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News | Sept. 27, 2009

McChrystal: Conventional strategy won't win in Afghanistan

By Gerry Gilmore , American Forces Press Service

Gen. Stanley McChrystan, commander, U.S. Forces - Afghanstan and International Security Assistance Force.
Gen. Stanley McChrystan, commander, U.S. Forces - Afghanstan and International Security Assistance Force.

WASHINGTON (Sept. 27, 2009) – The top U.S. military commander in Afghanistan ardently believes that conventional military thinking and actions won’t win the counterinsurgency war there.

“What I’m really telling people is; the greatest risk we can accept is to lose the support of the people here,” Army Gen. Stanley A. McChrystal told “60 Minutes” news program correspondent David Martin during a profile segment that aired tonight.

McChrystal was appointed in June as chief of U.S. and NATO forces in Afghanistan. Martin traveled to Afghanistan to get McChrystal’s thoughts about what it would take to win, or lose, the conflict in Afghanistan.

After arriving in Afghanistan as the top commander, McChrystal said conditions there were “probably a little worse” than he’d expected, noting he was taken aback by the spread of Taliban-committed violence into some of the northern and western portions of the country.

The Taliban are the radical Islamic terrorists that once ran Afghanistan. U.S. and Afghan allies chased them from power during Operation Enduring Freedom in the fall and winter following the Sept. 11, 2001, attacks on the United States. Prior to their removal from power, the Taliban facilitated al-Qaida’s stay in Afghanistan, where al-Qaida ran terrorist training camps and plotted attacks.

Protecting the Afghan population from a resurgent Taliban and thus gaining their support is the key tenet of counterinsurgency operations in Afghanistan, McChrystal told Martin.

“If the people are against us, we cannot be successful,” McChrystal said. “If the people view us as occupiers and the enemy, we can’t be successful and our casualties will go up dramatically,”

McChrystal believes that just focusing on killing the Taliban – without consideration for accidental Afghan civilian casualties or the destruction of their homes – plays into the hands of the enemy.

“Since I’ve been here the last two-and-a-half months, this civilian casualty issue is much more important than I’d even realized,” McChrystal said. “It is literally how we lose the war, or in many ways, how we win it.”

Consequently, McChrystal banned air strikes against residential areas, even if the enemy was firing from the buildings. 

“We’ve got some things we absolutely have got to show them we’ll do differently,” McChrystal said.

Waging conventional war in Afghanistan by blasting away with all the firepower that’s available is a non-starter, McChrystal said.

“There’s a favorite saying, that to a man with hammer everything looks like a nail,” McChrystal said. “We can’t operate that way; we can’t walk with only a hammer in our hands.”

McChrystal makes it point not to wear body armor or carry a sidearm when he visits with Afghan governors or with everyday citizens in public.

The governors and citizens don’t wear body armor, McChrystal pointed out, noting it’s important that he conveys a message of trust, while demonstrating that he doesn’t believe he is more valuable than his Afghan hosts are.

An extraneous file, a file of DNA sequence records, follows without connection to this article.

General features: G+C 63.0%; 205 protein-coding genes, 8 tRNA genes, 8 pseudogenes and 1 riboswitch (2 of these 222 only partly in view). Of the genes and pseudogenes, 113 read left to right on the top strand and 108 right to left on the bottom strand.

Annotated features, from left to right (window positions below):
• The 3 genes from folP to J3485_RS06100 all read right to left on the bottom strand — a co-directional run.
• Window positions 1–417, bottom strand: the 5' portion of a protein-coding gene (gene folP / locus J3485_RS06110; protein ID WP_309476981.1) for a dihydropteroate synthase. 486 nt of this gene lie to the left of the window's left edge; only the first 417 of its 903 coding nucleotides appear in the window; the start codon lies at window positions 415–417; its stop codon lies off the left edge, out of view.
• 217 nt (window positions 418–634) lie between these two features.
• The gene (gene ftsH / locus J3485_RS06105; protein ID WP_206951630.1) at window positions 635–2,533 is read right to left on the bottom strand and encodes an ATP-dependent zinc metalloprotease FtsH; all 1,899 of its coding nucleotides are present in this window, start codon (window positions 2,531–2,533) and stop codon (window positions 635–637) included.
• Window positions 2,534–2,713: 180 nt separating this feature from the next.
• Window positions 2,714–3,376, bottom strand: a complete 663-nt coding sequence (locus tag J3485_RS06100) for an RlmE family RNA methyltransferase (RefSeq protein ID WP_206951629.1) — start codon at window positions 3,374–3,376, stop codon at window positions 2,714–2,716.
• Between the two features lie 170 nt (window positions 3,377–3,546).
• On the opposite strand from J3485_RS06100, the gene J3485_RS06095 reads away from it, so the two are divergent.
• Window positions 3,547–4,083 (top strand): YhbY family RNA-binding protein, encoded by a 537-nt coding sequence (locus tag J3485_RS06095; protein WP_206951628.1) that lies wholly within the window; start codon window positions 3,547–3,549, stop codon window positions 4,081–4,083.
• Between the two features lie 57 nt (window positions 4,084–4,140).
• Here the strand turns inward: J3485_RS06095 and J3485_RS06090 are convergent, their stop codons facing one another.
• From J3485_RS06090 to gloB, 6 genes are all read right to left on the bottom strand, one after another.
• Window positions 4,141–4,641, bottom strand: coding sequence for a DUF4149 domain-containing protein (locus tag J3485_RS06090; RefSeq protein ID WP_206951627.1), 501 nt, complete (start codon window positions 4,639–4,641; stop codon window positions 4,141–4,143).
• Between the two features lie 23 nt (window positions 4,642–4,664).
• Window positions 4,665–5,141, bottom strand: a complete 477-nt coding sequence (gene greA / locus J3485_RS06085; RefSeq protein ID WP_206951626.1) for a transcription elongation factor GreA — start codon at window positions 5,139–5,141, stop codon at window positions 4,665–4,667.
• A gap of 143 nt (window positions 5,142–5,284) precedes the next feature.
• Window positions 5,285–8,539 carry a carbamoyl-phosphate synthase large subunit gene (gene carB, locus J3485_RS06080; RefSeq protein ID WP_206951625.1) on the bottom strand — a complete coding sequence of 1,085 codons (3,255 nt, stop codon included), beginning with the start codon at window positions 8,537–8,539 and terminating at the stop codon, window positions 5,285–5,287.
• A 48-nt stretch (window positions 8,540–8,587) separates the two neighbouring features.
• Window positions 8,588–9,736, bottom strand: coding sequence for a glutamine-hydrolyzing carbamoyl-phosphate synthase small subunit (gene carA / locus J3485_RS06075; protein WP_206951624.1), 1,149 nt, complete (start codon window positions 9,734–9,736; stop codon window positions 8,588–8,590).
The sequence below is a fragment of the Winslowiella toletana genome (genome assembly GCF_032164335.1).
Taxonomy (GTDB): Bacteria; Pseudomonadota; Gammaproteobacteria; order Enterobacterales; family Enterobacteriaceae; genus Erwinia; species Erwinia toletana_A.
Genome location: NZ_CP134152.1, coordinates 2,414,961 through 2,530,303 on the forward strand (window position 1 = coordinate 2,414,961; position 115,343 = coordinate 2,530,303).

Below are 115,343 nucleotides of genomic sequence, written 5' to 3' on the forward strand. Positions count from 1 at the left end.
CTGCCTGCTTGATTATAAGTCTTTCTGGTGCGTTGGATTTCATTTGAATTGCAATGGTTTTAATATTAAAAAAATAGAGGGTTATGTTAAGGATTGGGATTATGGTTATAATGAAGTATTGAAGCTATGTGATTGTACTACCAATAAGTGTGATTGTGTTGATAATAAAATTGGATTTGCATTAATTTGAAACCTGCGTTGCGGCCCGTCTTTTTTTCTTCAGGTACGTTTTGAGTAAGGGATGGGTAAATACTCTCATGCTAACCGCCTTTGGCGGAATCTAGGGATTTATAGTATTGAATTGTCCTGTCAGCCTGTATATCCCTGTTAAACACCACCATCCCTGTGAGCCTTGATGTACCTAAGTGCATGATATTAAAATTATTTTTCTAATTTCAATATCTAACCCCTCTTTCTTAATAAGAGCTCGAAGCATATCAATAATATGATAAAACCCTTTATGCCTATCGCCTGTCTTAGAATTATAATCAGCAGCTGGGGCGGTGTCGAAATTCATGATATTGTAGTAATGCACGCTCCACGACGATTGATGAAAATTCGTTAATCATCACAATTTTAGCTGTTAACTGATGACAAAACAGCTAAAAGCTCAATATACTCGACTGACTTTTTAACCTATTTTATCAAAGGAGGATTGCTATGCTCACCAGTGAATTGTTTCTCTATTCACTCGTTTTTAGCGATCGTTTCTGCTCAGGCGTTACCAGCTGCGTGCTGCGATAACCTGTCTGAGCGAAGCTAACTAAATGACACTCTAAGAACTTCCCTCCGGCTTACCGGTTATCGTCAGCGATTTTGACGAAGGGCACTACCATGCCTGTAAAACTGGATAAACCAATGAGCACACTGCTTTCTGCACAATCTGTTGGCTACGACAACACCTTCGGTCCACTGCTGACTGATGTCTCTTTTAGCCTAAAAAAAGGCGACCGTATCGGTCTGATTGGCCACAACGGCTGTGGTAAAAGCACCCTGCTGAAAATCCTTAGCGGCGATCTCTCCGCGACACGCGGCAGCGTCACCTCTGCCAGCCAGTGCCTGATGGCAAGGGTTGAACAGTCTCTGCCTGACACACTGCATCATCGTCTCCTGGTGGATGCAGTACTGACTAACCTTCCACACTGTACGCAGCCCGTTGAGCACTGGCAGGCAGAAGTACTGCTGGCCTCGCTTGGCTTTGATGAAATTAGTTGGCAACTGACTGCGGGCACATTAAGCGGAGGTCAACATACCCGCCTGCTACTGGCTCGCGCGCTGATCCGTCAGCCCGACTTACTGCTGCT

During his travels around the country, McChrystal routinely asks Afghans what U.S. and NATO forces can do to improve their lives – especially in regard to protecting them from Taliban insurgents.

But, things are going too slow in Afghanistan right now to suit McChrystal.

“We could do good things in Afghanistan for the next 100 years – and fail,” McChrystal said, “because we’re doing a lot of good things, (but) it just doesn’t’ add up to success.

“We’ve got to think quicker,” he said.

McChrystal also voiced frustration with a military bureaucracy that takes too long to provide him with needed staff personnel and other necessities.

Defense Secretary Robert M. Gates “talks in terms of 12 to 18 months to show a significant change, and then we eat up two or three months just on sort of getting the tools out of the toolbox,” McChrystal said.

“That really hurts,” he said.

An average organization pulls out a calendar when something needs to be done, McChrystal said, while a good organization looks at its watch.

“And, we really have got to get that way,” McChrystal said.

McChrystal also has directed that convoy drivers cease driving wildly around on Afghanistan’s streets and roads.

Such aggressive driving is perceived by the Afghans “as arrogant” behavior, McChrystal said, and an indicator of “not caring about their right to use their roads.”

Bad or dangerous driving constitutes one of many “bad habits we’ve got to deprogram” in Afghanistan, McChrystal said.

McChrystal’s room is shown as a Spartan affair, while the general acknowledges that he eats but once a day, and considers his daily hour-long run that starts at 5 a.m. as leisure time.

A Special Operations officer par-excellence, McChrystal was involved in the separate Iraq operations that captured Saddam Hussein and killed al Qaida terrorist Abu Musab al-Zarqawi.

McChrystal recently submitted to the Pentagon and the White House his assessment of Afghan operations and another report recommending the required number of troops and resources that he thinks will be required to win in Afghanistan.

“I take this extraordinarily seriously,” McChrystal said of his duties as the top U.S. officer in Afghanistan. “I believe that what I am responsible to do is to give my best assessment.”

McChrystal also said he’d have no qualms if he had to tell President Barack Obama that the mission in Afghanistan couldn’t be accomplished.

“And, if I felt that way; the day I feel that way; the day I’m sure I feel that way; I’ll tell him that,” McChrystal said.